Journal of
Horticulture and Forestry

  • Abbreviation: J. Hortic. For.
  • Language: English
  • ISSN: 2006-9782
  • DOI: 10.5897/JHF
  • Start Year: 2009
  • Published Articles: 276

Full Length Research Paper

Vegetable soybean, edamame: Research, production, utilization and analysis of its adoption in Sub-Saharan Africa

Mahoussi Kadoukpe Arnaud Djanta
  • Mahoussi Kadoukpe Arnaud Djanta
  • Non-Timber Forest Products and Orphan Crop Species Unit, Laboratory of Applied Ecology, Faculty of Agronomic Sciences, University of Abomey-Calavi, Benin Republic.
  • Google Scholar


  •  Received: 25 August 2019
  •  Accepted: 10 October 2019
  •  Published: 31 January 2020

Abstract

Food and nutritional insecurity constitute a main challenge in most Sub-Sahara African countries. Efforts to provide diets with sufficient nutrients such as proteins, carbohydrates, vitamins and essential minerals should include the introduction of new vegetable and legume crops. Vegetable soybean “edamame”, is a nutritious vegetable legume well known and consumed in Asia and America, but underutilized in Africa. This review paper aims at documenting the existing information on edamame and analyzing the potentials for its use in Sub-Saharan Africa. The analysis of the existing literature revealed that vegetable soybean provides great advantages in term of production because of the fresh pods having a good market value and high demand on both local and international markets. Then, the consumption of edamame can also really contribute to reducing nutritional deficiencies in children and even adults, through its great nutritional content and good health benefits. Therefore, edamame is a good crop to promote in Africa. The promotion of edamame requires many research activities starting from evaluation of agronomical adaptation, determination of consumers’ preferences and genetic improvement based on farmers, processors and consumers’ needs, in order to sustain a seed system for the crop.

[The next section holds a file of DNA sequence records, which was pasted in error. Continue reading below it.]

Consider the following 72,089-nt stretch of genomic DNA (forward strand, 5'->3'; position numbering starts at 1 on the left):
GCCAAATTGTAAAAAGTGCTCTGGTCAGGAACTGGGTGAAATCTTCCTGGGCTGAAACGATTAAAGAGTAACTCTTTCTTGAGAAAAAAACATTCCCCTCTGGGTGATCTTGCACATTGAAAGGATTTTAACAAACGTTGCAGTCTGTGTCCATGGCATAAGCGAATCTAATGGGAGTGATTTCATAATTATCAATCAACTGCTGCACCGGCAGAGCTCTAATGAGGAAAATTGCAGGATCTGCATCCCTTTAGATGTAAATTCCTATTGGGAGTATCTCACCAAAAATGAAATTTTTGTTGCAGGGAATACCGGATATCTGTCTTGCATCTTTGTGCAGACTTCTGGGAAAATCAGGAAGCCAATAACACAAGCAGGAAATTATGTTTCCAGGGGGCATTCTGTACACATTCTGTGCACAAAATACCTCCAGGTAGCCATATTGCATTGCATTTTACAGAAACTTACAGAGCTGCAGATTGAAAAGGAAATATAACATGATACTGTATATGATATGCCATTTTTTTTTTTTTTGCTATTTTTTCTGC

Key words: Food security, genetic improvement, seed system, sub-Saharan Africa, vegetable soybean.